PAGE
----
The Next Generation Balloon-borne Large Aperture Submillimeter Telescope (BLAST-TNG) is a submillimeter mapping experiment planned for a 28 day long-duration balloon (LDB) flight from McMurdo Station, Antarctica during the 2018-2019 season. BLAST-TNG will detect submillimeter polarized interstellar dust emission, tracing magnetic fields in galactic molecular clouds. BLAST-TNG will be the first polarimeter with the sensitivity and resolution to probe the ~0.1 parsec-scale features that are critical to understanding the origin of structures in the interstellar medium.
BLAST-TNG features three detector arrays operating at wavelengths of 250, 350, and 500 m (1200, 857, and 600 GHz) comprised of 918, 469, and 272 dual-polarization pixels, respectively. Each pixel is made up of two crossed microwave kinetic inductance detectors (MKIDs). These arrays are cooled to 275 mK in a cryogenic receiver. Each MKID has a different resonant frequency, allowing hundreds of resonators to be read out on a single transmission line. This inherent ability to be frequency-domain multiplexed simplifies the cryogenic readout hardware, but requires careful optical testing to map out the physical location of each resonator on the focal plane. Receiver-level optical testing was carried out using both a cryogenic source mounted to a movable xy-stage with a shutter, and a beam-filling, heated blackbody source able to provide a 10-50 C temperature chop. The focal plane array noise properties, responsivity, polarization efficiency, instrumental polarization were measured. We present the preflight characterization of the BLAST-TNG cryogenic system and array-level optical testing of the MKID detector arrays in the flight receiver.
We describe a custom time-to-digital converter (TDC) designed to time tag individual photons from multiple single photon detectors with high count rate, continuous data logging and low systematics. The instrument utilizes a taped-delay line approach on an FPGA chip which allows for sub-clock resolution of <100 ps. We implemented our TDC on a Re-configurable Open Architecture Computing Hardware Revision 2 (ROACH2) board which allows continuous data streaming and time tagging of up to 20 million events per second. The functioning prototype is currently set up to work with up to ten independent channels. We report on the laboratory characterization of the system, including RF pick up and mitigation as well as measurement of in-lab photon correlations from an incoherent light source (artificial star). Additional improvements to the TDC will also be discussed, such as improving the data transfer rate by a factor of 10 via an SDP+ Mezzanine card and PCIE 2SFP+ 10 Gb card, as well as scaling to 64 independent channels.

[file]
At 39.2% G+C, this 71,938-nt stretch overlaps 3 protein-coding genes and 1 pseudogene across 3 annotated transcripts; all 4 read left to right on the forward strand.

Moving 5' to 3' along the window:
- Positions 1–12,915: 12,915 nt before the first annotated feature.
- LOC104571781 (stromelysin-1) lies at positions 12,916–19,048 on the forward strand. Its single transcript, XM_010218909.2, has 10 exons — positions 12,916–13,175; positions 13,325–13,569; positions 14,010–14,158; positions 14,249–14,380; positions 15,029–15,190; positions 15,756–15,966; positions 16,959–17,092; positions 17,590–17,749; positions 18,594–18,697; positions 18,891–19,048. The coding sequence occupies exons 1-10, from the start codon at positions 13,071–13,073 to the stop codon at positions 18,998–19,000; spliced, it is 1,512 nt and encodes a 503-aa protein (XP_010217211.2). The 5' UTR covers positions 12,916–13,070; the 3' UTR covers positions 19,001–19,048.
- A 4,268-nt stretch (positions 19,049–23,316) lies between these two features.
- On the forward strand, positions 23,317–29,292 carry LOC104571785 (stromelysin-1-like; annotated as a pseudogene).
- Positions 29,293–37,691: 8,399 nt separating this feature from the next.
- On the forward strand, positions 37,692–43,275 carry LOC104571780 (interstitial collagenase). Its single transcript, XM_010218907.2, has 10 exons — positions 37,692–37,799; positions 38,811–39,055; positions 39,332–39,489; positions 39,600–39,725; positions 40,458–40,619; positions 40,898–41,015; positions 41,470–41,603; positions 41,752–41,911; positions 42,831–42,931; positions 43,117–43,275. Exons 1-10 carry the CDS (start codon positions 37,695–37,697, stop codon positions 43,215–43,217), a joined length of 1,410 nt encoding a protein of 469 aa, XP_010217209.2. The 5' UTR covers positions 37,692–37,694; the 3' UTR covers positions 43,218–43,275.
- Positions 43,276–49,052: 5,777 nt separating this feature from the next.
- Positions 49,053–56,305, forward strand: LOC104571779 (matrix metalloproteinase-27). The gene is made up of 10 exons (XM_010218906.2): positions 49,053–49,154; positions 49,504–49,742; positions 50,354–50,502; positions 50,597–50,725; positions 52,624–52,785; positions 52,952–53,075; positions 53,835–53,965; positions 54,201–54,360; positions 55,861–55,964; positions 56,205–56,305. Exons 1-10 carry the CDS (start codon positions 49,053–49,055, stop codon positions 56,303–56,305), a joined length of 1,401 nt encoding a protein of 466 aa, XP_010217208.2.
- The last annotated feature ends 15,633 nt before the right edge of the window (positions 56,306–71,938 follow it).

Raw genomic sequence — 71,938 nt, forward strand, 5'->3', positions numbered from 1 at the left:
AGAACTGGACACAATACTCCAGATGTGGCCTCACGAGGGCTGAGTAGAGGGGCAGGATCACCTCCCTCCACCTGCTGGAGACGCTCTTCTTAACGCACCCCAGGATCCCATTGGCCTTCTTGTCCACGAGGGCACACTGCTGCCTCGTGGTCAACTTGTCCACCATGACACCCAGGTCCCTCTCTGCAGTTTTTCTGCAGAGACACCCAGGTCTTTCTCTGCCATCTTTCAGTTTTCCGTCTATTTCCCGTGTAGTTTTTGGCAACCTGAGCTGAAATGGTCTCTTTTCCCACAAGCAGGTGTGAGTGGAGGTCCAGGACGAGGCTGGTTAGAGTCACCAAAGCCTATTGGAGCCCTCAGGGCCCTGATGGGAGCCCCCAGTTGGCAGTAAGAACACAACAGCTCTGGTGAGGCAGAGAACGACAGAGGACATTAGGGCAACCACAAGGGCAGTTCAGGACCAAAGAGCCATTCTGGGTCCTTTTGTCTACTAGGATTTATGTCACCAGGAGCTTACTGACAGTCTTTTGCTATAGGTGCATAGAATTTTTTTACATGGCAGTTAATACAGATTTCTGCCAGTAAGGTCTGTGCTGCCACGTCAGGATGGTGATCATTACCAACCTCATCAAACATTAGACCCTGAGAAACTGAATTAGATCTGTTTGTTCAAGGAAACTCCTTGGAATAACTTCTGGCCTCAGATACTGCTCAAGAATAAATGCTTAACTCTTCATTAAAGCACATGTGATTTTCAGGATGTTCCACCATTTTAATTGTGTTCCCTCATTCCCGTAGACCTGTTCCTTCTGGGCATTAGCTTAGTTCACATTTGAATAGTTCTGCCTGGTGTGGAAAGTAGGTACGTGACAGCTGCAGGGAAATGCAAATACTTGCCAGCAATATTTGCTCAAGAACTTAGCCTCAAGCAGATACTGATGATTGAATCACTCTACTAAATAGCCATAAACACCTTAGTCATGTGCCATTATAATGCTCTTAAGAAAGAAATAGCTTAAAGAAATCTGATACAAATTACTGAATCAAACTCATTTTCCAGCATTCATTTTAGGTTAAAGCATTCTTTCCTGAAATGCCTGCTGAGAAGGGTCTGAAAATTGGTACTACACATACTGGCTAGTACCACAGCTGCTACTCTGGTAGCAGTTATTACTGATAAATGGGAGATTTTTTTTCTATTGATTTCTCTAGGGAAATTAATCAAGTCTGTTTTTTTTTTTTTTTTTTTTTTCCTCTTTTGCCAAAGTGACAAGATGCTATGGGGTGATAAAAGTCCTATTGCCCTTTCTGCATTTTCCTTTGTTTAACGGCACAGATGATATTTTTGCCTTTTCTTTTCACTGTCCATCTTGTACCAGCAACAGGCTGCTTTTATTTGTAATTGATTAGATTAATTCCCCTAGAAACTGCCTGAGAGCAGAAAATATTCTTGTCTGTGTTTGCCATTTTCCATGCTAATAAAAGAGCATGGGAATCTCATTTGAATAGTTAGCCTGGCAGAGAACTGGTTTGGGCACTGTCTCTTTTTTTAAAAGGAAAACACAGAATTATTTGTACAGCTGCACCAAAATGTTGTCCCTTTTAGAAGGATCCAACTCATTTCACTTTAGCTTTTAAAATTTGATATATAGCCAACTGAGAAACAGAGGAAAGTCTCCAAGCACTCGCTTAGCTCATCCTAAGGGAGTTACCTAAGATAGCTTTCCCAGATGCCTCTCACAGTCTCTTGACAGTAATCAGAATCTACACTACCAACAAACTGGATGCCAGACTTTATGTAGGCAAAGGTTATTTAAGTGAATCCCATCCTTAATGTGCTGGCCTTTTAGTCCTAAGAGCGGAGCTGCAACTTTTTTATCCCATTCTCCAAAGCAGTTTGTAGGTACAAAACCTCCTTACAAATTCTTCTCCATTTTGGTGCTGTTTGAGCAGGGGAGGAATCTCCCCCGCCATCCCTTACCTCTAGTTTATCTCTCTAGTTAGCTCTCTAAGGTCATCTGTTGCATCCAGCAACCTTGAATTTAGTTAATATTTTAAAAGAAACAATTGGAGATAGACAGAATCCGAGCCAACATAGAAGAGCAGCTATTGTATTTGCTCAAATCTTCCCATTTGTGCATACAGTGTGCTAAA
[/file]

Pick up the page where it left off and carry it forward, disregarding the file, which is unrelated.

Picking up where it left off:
We describe the performance of detector modules containing silicon single photon avalanche photodiodes (SPADs) and superconducting nanowire single photon detectors (SNSPDs) to be used for intensity interferometry. The SPADs are mounted in fiber-coupled and free-space coupled packages. The SNSPDs are mounted in a small liquid helium cryostat coupled to single mode fiber optic cables which pass through a hermetic feed-through. The detectors are read out with microwave amplifiers and FPGA-based coincidence electronics. We present progress on measurements of intensity correlations from incoherent sources including gas-discharge lamps and stars with these detectors. From the measured laboratory performance of the correlation system, we estimate the sensitivity to intensity correlations from stars using commercial telescopes and larger existing research telescopes.
Polarized thermal emission from interstellar dust grains can be used to map magnetic fields in star forming molecular clouds and the diffuse interstellar medium (ISM). The Balloon-borne Large Aperture Submillimeter Telescope for Polarimetry (BLASTPol) flew from Antarctica in 2010 and 2012 and produced degree-scale polarization maps of several nearby molecular clouds with arcminute resolution. The success of BLASTPol has motivated a next-generation instrument, BLAST-TNG, which will use more than 3000 linear polarization- sensitive microwave kinetic inductance detectors (MKIDs) combined with a 2.5 m diameter carbon fiber primary mirror to make diffraction-limited observations at 250, 350, and 500 µm. With 16 times the mapping speed of BLASTPol, sub-arcminute resolution, and a longer flight time, BLAST-TNG will be able to examine nearby molecular clouds and the diffuse galactic dust polarization spectrum in unprecedented detail. The 250 μm detec- tor array has been integrated into the new cryogenic receiver, and is undergoing testing to establish the optical and polarization characteristics of the instrument. BLAST-TNG will demonstrate the effectiveness of kilo-pixel MKID arrays for applications in submillimeter astronomy. BLAST-TNG is scheduled to fly from Antarctica in December 2017 for 28 days and will be the first balloon-borne telescope to offer a quarter of the flight for “shared risk” observing by the community.